Death-related publicity as informational advertising: evidence from the music industry

Abstract

The sales of books, DVDs, and music albums frequently increase substantially after the death of an artist. Yet, the mechanism behind this stylized fact remains unclear. In this paper, we examine whether after-death sales increases reflect primarily an affective reaction of existing customers or informative advertising for previously uninformed new customers. In our main study, we use weekly sales data for 446 music albums of 77 artists who died between 1992 and 2010. We show that album sales increase on average by 54.1 % after death and that the relative increase in sales is higher for the artist’s better albums. This suggests that death-related publicity serves primarily as informational advertising that attracts new customers who buy the artist’s best albums after death. Complementary evidence from a survey study with more than 2,000 participants confirms this interpretation and shows that information-based motives are relatively more important for after-death consumption than affect-based motives.

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Notes

  1. 1.

    In Section 5, we provide empirical evidence that this is indeed the case.

  2. 2.

    When technologies differ, there might be utility from owning an album twice. For example, a consumer who owns a specific album on vinyl might later buy the same album in compact disk format. However, after-death sales increases are not restricted to artists whose albums became available in additional formats over time. For example, no technological change occurred between when singer Amy Winehouse released her first album in October 2003 and her death in 2011. Still, she sold 110,000 albums in the US during the 8 days that followed her death. In comparison, she moved 58,000 in all of 2010, and 44,000 in 2011 before her death. (Billboard.com 2012)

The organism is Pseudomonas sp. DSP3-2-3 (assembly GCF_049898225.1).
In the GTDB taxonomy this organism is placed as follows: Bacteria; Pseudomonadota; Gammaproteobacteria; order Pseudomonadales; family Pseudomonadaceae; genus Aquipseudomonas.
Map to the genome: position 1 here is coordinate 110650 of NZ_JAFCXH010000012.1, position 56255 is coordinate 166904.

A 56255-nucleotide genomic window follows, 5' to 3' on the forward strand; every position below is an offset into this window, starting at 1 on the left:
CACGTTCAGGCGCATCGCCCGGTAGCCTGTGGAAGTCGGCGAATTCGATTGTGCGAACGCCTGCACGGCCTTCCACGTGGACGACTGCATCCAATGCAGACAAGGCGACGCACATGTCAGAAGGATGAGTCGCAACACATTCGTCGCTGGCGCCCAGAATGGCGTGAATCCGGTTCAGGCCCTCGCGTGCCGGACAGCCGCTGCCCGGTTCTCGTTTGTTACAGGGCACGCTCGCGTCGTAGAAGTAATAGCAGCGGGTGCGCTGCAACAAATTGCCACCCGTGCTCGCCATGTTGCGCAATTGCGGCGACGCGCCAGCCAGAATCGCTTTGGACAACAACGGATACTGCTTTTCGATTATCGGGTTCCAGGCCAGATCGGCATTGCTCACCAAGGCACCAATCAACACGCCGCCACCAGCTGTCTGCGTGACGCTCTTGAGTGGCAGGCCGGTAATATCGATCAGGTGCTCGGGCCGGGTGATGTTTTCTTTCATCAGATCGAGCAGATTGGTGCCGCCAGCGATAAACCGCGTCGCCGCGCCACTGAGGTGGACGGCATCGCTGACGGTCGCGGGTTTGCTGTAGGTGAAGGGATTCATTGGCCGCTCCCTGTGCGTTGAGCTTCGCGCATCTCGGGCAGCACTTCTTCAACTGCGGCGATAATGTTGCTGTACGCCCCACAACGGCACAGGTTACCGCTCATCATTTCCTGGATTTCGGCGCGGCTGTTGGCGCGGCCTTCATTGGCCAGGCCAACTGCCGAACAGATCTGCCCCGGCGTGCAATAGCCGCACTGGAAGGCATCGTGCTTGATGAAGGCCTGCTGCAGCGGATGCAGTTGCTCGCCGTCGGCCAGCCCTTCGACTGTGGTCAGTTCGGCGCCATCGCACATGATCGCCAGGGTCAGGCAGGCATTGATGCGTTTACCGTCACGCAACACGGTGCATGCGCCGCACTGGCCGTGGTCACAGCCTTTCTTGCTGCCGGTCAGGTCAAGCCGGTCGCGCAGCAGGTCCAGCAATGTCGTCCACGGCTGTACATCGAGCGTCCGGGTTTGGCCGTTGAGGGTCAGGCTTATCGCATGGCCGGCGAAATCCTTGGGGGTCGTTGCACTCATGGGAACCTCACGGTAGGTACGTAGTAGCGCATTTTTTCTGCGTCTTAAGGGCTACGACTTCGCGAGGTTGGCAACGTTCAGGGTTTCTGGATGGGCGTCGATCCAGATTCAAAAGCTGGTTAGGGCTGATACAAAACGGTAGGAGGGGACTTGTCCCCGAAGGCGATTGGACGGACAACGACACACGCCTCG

3. 3.

    The reason for this restriction was financial.

  4. 4.

    We emphasize that the findings illustrated in Table 2 are robust when performing several sensitivity tests, such as a change in the treatment window (i.e., using 2 or 6 months before and after death), and the exclusion of potential suicides (Elliot Smith, Epic Soundtrack), bands (Beat Farmers, Brainiac, Coil, Silkworm, The Bee Gee’s, and The Grateful Dead), and superstars (2Pac, Aaliyah, Michael Jackson, Notorious B.I.G., Ray Charles). The results are available from the authors.

  5. 5.

    Due to a coding mistake, a small number of participants was able to complete the survey multiple times (at most three times). We were able to filter multiple entries by means of the unique Amazon Mechanical Turk WorkerId.

  6. 6.

    For Michael Jackson and Lou Reed, we also included all studio albums and some Best-of compilations for the Jackson Five and the Velvet Underground, respectively.

  7. 7.

    The marginal effects for Information, Affect, and BDPurchase are 0.078, 0.061, and 0.162, respectively. When running separate analyses for each artist, we always find positive, statistically significant effects from Information and Affect on after-death purchases. For Michael Jackson und Lou Reed, we also find that the effect from Information is significantly larger than the effect from Affect (p < 0.10 in both cases). The detailed results are available from the authors.

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Correspondence to Leif Brandes.

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Brandes, L., Nüesch, S. & Franck, E. Death-related publicity as informational advertising: evidence from the music industry. Mark Lett 27, 143–157 (2016). https://doi.org/10.1007/s11002-014-9322-1

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Keywords

  • Death-related effects
  • Advertising
  • Context effect
  • Publicity
  • Cultural markets